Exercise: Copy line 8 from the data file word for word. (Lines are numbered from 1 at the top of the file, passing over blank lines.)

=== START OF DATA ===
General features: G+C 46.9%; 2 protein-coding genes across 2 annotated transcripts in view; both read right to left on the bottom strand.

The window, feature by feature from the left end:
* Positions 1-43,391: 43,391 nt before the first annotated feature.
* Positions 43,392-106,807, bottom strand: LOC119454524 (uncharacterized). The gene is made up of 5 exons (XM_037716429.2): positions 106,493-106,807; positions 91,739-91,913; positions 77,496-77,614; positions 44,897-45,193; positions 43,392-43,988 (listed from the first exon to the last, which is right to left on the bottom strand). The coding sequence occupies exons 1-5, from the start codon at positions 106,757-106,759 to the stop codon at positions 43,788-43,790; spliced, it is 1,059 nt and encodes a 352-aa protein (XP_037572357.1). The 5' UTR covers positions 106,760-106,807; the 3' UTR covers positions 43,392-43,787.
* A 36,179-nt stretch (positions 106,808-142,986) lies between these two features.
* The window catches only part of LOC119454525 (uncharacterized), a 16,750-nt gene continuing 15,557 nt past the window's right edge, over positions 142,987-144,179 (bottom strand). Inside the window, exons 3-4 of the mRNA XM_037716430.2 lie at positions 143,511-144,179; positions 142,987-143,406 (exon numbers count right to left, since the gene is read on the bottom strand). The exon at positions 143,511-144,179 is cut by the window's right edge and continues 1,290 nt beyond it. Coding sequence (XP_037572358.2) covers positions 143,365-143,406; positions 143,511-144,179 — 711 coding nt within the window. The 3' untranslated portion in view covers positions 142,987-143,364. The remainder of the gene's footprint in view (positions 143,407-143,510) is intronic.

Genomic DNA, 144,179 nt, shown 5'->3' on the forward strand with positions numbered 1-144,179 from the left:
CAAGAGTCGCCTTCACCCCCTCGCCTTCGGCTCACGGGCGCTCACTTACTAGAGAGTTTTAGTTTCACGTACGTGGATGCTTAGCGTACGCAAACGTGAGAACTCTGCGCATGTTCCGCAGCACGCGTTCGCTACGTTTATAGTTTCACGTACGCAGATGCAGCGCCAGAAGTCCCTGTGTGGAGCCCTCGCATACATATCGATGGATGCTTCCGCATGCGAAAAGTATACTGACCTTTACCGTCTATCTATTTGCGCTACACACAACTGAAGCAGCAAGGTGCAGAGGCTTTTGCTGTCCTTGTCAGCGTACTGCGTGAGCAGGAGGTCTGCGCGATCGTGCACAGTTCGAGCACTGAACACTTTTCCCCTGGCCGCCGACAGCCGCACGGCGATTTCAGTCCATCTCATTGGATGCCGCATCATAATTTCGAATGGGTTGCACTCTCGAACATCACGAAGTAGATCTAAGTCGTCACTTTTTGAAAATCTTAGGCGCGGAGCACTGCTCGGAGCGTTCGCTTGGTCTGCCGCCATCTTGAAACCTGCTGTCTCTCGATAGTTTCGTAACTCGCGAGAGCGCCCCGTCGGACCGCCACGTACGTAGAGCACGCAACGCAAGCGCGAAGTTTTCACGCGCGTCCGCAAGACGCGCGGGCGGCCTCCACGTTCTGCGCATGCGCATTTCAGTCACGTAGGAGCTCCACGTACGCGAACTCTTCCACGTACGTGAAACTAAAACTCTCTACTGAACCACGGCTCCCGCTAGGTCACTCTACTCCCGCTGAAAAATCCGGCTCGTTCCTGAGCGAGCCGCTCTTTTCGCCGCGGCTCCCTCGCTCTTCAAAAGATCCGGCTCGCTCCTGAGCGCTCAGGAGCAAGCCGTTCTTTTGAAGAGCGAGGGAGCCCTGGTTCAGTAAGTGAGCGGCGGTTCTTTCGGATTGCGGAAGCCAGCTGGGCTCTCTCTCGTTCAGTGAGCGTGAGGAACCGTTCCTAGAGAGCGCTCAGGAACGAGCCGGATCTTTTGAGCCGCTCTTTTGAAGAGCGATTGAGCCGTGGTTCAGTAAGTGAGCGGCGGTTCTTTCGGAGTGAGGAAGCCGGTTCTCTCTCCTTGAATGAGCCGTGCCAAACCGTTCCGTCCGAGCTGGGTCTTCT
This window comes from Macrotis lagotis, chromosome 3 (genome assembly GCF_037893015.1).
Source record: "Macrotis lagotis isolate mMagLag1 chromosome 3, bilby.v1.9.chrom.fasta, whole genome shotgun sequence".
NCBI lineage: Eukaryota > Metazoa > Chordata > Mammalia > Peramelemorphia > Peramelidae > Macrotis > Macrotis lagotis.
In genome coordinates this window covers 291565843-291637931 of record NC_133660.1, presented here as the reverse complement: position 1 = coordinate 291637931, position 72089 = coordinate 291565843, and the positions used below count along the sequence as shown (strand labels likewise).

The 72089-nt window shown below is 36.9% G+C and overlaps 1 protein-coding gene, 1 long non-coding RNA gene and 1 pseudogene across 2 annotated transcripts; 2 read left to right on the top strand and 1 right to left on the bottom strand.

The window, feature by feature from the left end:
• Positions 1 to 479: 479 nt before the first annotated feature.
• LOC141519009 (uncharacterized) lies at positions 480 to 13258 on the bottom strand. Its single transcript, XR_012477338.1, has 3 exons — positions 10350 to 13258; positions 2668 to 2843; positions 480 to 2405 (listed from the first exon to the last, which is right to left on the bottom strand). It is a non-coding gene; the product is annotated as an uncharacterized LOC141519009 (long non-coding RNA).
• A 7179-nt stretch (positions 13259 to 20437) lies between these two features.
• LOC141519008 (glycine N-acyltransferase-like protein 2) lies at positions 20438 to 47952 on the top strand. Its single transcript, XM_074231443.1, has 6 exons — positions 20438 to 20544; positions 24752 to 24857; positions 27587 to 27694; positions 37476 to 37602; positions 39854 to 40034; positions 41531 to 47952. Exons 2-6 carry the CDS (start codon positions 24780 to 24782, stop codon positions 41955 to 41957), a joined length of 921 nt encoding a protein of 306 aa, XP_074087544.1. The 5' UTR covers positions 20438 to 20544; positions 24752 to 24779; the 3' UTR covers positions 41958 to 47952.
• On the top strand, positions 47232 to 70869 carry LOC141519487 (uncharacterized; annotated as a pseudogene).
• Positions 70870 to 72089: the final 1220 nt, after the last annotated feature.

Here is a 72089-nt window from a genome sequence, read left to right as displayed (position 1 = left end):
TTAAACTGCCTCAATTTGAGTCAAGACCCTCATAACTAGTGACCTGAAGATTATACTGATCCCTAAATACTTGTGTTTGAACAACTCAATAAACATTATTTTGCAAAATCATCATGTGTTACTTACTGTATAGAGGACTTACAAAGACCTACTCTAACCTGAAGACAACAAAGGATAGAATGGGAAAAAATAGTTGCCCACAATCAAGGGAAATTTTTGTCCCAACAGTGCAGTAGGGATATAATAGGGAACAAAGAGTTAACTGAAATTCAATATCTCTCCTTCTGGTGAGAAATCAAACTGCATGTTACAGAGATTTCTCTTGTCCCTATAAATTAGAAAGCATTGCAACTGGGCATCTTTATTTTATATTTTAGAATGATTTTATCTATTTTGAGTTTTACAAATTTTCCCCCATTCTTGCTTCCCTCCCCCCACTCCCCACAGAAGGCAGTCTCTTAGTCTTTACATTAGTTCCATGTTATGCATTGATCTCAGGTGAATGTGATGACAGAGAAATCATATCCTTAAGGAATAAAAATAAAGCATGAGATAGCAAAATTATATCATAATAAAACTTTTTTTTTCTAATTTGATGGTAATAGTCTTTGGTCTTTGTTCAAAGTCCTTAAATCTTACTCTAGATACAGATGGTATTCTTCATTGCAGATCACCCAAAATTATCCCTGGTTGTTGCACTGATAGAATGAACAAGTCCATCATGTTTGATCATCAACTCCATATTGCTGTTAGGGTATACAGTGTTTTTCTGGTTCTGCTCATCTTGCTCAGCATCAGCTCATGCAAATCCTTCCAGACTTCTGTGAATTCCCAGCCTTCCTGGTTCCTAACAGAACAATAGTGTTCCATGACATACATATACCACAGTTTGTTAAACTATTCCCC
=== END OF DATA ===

CAAGAGTCGCCTTCACCCCCTCGCCTTCGGCTCACGGGCGCTCACTTACTAGAGAGTTTTAGTTTCACGTACGTGGATGCTTAGCGTACGCAAACGTGAGAACTCTGCGCATGTTCCGCAGCACGCGTTCGCTACGTTTATAGTTTCACGTACGCAGATGCAGCGCCAGAAGTCCCTGTGTGGAGCCCTCGCATACATATCGATGGATGCTTCCGCATGCGAAAAGTATACTGACCTTTACCGTCTATCTATTTGCGCTACACACAACTGAAGCAGCAAGGTGCAGAGGCTTTTGCTGTCCTTGTCAGCGTACTGCGTGAGCAGGAGGTCTGCGCGATCGTGCACAGTTCGAGCACTGAACACTTTTCCCCTGGCCGCCGACAGCCGCACGGCGATTTCAGTCCATCTCATTGGATGCCGCATCATAATTTCGAATGGGTTGCACTCTCGAACATCACGAAGTAGATCTAAGTCGTCACTTTTTGAAAATCTTAGGCGCGGAGCACTGCTCGGAGCGTTCGCTTGGTCTGCCGCCATCTTGAAACCTGCTGTCTCTCGATAGTTTCGTAACTCGCGAGAGCGCCCCGTCGGACCGCCACGTACGTAGAGCACGCAACGCAAGCGCGAAGTTTTCACGCGCGTCCGCAAGACGCGCGGGCGGCCTCCACGTTCTGCGCATGCGCATTTCAGTCACGTAGGAGCTCCACGTACGCGAACTCTTCCACGTACGTGAAACTAAAACTCTCTACTGAACCACGGCTCCCGCTAGGTCACTCTACTCCCGCTGAAAAATCCGGCTCGTTCCTGAGCGAGCCGCTCTTTTCGCCGCGGCTCCCTCGCTCTTCAAAAGATCCGGCTCGCTCCTGAGCGCTCAGGAGCAAGCCGTTCTTTTGAAGAGCGAGGGAGCCCTGGTTCAGTAAGTGAGCGGCGGTTCTTTCGGATTGCGGAAGCCAGCTGGGCTCTCTCTCGTTCAGTGAGCGTGAGGAACCGTTCCTAGAGAGCGCTCAGGAACGAGCCGGATCTTTTGAGCCGCTCTTTTGAAGAGCGATTGAGCCGTGGTTCAGTAAGTGAGCGGCGGTTCTTTCGGAGTGAGGAAGCCGGTTCTCTCTCCTTGAATGAGCCGTGCCAAACCGTTCCGTCCGAGCTGGGTCTTCT